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Dan Lorang is the Head of Performance / Head Coach at World Tour cycling team Bora-hansgrohe, and he is the coach of a small roster of world-class triathletes, including Lucy Charles-Barclay, Anne Haug, Frederic Funk and until his recent retirement, Jan Frodeno.
In this episode you'll learn about:
- Lucy Charles-Barclay's training progression and changes since starting working with Dan
- Her final big training block leading into Kona
- Doing a home-based "training camp" with lots of indoor training instead of going to a warm-weather training location
- Lucy's heat acclimation protocol
- Age and triathlon performance - how to be a world-class triathlete in your 40s
- Performing at middle distance and full distance triathlon at a world class level
- What pro cyclists and pro triathletes could learn from each other
- Finding the right training load
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Dan Lorang background
- I am originally from Luxembourg and have lived in Germany for a long time.
- I pursued sports science studies and have worked in triathlon for nearly two decades.
- My primary role is serving as the head of performance for Bora Hansgrohe's cycling team. Additionally, I continue to coach prominent triathletes such as Lucy Charles-Barclay, Anne Haug, and, until September, Jan Frodeno, for example.
Lucy Charles' progression
- Around two and a half to three years ago, I began working with Lucy Charles-Barclay, a phenomenal long-distance triathlete. Intrigued by her transition from long to short distances and her Olympic qualification pursuit, I approached Lucy and her husband Reese, who was also her coach.
- The offer to join their team fascinated me. Lucy was already a high-level athlete with significant achievements in long-distance events, including Kona wins and second place in Challenge Roth.
- Upon joining, we decided to share roles, with Reese continuing as Lucy's daily coach and me providing a master plan to elevate Lucy's performance further.
- While Lucy excelled in swimming, biking, and running, my general approach with triathletes is to enhance their capabilities in all three disciplines, aiming for a more well-rounded athlete.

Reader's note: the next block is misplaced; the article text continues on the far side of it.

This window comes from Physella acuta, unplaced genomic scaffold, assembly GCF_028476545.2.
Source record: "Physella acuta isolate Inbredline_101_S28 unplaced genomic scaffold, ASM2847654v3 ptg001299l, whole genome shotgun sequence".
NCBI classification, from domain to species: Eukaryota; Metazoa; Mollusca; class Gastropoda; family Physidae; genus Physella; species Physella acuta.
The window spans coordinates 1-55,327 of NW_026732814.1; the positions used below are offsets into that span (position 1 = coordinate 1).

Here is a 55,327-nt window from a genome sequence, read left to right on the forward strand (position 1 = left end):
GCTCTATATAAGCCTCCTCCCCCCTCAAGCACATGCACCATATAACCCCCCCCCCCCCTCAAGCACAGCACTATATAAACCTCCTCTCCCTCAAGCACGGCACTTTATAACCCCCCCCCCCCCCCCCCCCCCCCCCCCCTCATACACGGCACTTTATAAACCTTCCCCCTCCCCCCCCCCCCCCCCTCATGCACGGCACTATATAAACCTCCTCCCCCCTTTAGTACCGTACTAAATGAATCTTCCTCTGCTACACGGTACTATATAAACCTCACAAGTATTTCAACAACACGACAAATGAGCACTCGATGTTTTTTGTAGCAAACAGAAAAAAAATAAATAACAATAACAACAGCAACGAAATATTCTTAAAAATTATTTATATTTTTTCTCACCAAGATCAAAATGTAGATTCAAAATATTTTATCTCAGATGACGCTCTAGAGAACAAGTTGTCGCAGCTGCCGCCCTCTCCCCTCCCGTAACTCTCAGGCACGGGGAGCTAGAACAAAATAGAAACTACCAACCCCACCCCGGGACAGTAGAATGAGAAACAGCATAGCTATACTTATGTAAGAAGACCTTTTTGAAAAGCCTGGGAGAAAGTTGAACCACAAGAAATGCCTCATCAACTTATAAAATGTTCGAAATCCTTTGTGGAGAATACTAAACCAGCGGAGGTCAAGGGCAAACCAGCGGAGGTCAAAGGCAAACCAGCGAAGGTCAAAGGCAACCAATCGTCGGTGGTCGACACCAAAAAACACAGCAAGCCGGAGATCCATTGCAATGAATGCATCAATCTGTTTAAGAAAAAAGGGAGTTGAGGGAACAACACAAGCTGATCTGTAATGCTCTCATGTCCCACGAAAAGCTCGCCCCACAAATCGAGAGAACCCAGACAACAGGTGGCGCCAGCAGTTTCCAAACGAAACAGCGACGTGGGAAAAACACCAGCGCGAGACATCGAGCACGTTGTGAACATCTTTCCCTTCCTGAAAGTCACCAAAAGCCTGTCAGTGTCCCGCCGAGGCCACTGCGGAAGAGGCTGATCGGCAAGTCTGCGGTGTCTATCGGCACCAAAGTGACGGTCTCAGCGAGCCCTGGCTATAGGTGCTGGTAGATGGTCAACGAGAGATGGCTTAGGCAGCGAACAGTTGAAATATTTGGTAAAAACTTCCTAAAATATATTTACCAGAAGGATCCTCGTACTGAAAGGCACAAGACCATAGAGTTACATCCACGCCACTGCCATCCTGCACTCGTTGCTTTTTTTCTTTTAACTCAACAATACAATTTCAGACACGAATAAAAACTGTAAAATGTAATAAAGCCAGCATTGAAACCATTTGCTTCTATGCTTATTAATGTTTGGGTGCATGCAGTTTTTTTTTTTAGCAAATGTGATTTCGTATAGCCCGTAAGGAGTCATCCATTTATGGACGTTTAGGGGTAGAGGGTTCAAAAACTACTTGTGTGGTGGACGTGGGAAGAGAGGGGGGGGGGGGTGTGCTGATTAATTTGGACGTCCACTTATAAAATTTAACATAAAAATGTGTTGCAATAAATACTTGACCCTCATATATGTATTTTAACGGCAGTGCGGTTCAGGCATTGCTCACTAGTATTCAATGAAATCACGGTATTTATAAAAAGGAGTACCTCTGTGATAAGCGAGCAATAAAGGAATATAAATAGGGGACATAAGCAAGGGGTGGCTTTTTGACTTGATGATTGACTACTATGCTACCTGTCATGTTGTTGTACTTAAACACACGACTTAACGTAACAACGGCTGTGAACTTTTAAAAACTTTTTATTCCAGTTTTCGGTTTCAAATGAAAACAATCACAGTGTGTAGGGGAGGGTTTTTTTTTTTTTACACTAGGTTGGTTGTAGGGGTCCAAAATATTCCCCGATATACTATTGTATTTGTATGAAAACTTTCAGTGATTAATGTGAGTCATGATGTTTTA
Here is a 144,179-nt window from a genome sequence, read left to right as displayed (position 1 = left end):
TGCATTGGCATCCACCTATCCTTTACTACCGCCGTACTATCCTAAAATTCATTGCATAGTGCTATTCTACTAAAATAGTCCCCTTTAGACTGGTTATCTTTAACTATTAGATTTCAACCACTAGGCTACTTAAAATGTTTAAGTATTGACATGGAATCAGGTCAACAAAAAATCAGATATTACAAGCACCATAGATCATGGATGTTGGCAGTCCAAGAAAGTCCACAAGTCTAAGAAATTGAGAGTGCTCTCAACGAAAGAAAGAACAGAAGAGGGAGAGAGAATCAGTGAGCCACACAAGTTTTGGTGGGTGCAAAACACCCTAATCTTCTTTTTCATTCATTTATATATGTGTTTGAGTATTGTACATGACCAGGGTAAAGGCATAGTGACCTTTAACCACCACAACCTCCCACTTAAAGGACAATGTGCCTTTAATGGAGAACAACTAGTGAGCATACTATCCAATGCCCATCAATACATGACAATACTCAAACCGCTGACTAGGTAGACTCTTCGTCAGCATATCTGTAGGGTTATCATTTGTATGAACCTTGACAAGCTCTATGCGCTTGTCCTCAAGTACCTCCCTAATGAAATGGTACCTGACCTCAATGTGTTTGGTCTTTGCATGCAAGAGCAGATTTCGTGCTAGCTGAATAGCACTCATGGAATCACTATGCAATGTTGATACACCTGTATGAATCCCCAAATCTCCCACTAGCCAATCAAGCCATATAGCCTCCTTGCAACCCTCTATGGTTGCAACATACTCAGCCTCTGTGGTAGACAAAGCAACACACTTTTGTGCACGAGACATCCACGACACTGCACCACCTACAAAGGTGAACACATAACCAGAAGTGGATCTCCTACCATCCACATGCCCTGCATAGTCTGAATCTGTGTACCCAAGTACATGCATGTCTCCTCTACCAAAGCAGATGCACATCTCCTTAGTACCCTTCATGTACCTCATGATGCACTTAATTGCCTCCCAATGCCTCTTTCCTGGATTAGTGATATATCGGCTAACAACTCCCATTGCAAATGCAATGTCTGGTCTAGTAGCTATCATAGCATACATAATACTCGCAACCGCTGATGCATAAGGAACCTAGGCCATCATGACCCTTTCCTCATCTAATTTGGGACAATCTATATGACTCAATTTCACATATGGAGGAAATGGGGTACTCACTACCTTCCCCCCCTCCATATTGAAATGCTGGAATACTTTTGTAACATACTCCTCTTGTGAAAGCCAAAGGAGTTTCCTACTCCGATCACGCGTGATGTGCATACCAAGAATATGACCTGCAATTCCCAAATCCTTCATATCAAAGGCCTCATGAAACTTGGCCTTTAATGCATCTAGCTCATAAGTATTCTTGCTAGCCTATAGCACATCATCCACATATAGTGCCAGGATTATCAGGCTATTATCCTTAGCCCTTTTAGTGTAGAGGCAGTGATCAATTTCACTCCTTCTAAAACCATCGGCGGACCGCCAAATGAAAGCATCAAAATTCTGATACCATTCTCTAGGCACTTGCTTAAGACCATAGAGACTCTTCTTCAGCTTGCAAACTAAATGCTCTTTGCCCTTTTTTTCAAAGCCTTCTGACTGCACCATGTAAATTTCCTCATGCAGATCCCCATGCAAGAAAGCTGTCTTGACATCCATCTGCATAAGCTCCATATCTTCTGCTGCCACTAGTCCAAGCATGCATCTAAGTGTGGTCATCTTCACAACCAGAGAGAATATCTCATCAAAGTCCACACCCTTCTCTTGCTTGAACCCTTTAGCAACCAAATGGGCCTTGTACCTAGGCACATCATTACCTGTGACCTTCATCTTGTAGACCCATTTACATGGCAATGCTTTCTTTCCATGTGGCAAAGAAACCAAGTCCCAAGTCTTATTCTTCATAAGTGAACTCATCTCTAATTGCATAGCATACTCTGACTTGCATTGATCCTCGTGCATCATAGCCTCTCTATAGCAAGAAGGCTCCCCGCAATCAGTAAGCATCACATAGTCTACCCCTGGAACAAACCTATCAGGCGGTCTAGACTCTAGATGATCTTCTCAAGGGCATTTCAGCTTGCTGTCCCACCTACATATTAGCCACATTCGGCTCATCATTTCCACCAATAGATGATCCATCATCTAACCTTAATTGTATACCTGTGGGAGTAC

- We achieved remarkable results in various races in the first year, including winning the 70.3 World Championship in Udawashi.
- Our strategy focused on consistent improvement, pushing the boundaries in each discipline.
- However, setbacks, notably a significant hip injury the following year, impacted Lucy's fitness.
- We approached the recovery cautiously, investing in swimming and biking before returning to running. The overall goal was always to help Lucy progress in all three disciplines.
- While we faced challenges, our approach was evolutionary rather than revolutionary. We built upon the successful concepts Lucy had already embraced, adapting my training philosophy to her unique needs, metabolic profile, and mental approach to training and racing.
- Over the past three years, our work has been about continual evolution, striving for improvement in every aspect of Lucy's triathlon performance.
Things that Dan changed in Lucy's training
- Consistency Over Intensity: Emphasised the importance of consistent training daily, even when fatigued. Encouraged the athlete to maintain a steady routine, not just relying on occasional intense workouts.
- Long, Easy Training Rides: Introduced the concept of longer, easy rides. While the athlete enjoyed intense training and intervals, highlighting the significance of incorporating extended, less intense rides was especially important for someone with a swimming background unfamiliar with prolonged cycling sessions.